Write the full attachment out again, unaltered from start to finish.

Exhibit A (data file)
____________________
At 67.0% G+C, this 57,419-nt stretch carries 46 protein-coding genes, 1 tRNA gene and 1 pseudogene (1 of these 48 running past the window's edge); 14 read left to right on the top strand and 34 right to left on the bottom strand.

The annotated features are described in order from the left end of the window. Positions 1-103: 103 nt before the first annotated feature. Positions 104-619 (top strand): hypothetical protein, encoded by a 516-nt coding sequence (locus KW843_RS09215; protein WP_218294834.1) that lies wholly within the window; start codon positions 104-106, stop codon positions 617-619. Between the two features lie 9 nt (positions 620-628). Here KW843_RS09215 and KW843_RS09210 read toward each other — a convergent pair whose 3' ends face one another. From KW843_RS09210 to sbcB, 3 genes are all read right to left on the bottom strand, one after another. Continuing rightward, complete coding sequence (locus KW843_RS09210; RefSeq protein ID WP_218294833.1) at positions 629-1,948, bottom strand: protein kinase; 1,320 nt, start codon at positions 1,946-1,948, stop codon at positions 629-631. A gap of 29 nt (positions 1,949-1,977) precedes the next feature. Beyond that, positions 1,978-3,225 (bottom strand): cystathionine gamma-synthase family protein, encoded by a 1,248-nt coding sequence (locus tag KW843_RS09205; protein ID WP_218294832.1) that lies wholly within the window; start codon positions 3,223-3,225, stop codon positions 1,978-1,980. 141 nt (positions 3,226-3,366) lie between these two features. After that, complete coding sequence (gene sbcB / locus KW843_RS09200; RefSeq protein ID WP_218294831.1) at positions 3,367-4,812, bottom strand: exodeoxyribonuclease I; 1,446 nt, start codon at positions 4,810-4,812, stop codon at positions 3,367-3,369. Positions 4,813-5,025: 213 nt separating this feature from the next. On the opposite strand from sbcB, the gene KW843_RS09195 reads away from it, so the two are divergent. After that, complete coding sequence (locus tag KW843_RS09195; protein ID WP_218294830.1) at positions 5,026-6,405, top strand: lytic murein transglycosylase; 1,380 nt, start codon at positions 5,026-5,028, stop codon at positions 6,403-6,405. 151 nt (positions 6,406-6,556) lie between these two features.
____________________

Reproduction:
At 67.0% G+C, this 57,419-nt stretch carries 46 protein-coding genes, 1 tRNA gene and 1 pseudogene (1 of these 48 running past the window's edge); 14 read left to right on the top strand and 34 right to left on the bottom strand.

The annotated features are described in order from the left end of the window. Positions 1-103: 103 nt before the first annotated feature. Positions 104-619 (top strand): hypothetical protein, encoded by a 516-nt coding sequence (locus KW843_RS09215; protein WP_218294834.1) that lies wholly within the window; start codon positions 104-106, stop codon positions 617-619. Between the two features lie 9 nt (positions 620-628). Here KW843_RS09215 and KW843_RS09210 read toward each other — a convergent pair whose 3' ends face one another. From KW843_RS09210 to sbcB, 3 genes are all read right to left on the bottom strand, one after another. Continuing rightward, complete coding sequence (locus KW843_RS09210; RefSeq protein ID WP_218294833.1) at positions 629-1,948, bottom strand: protein kinase; 1,320 nt, start codon at positions 1,946-1,948, stop codon at positions 629-631. A gap of 29 nt (positions 1,949-1,977) precedes the next feature. Beyond that, positions 1,978-3,225 (bottom strand): cystathionine gamma-synthase family protein, encoded by a 1,248-nt coding sequence (locus tag KW843_RS09205; protein ID WP_218294832.1) that lies wholly within the window; start codon positions 3,223-3,225, stop codon positions 1,978-1,980. 141 nt (positions 3,226-3,366) lie between these two features. After that, complete coding sequence (gene sbcB / locus KW843_RS09200; RefSeq protein ID WP_218294831.1) at positions 3,367-4,812, bottom strand: exodeoxyribonuclease I; 1,446 nt, start codon at positions 4,810-4,812, stop codon at positions 3,367-3,369. Positions 4,813-5,025: 213 nt separating this feature from the next. On the opposite strand from sbcB, the gene KW843_RS09195 reads away from it, so the two are divergent. After that, complete coding sequence (locus tag KW843_RS09195; protein ID WP_218294830.1) at positions 5,026-6,405, top strand: lytic murein transglycosylase; 1,380 nt, start codon at positions 5,026-5,028, stop codon at positions 6,403-6,405. 151 nt (positions 6,406-6,556) lie between these two features.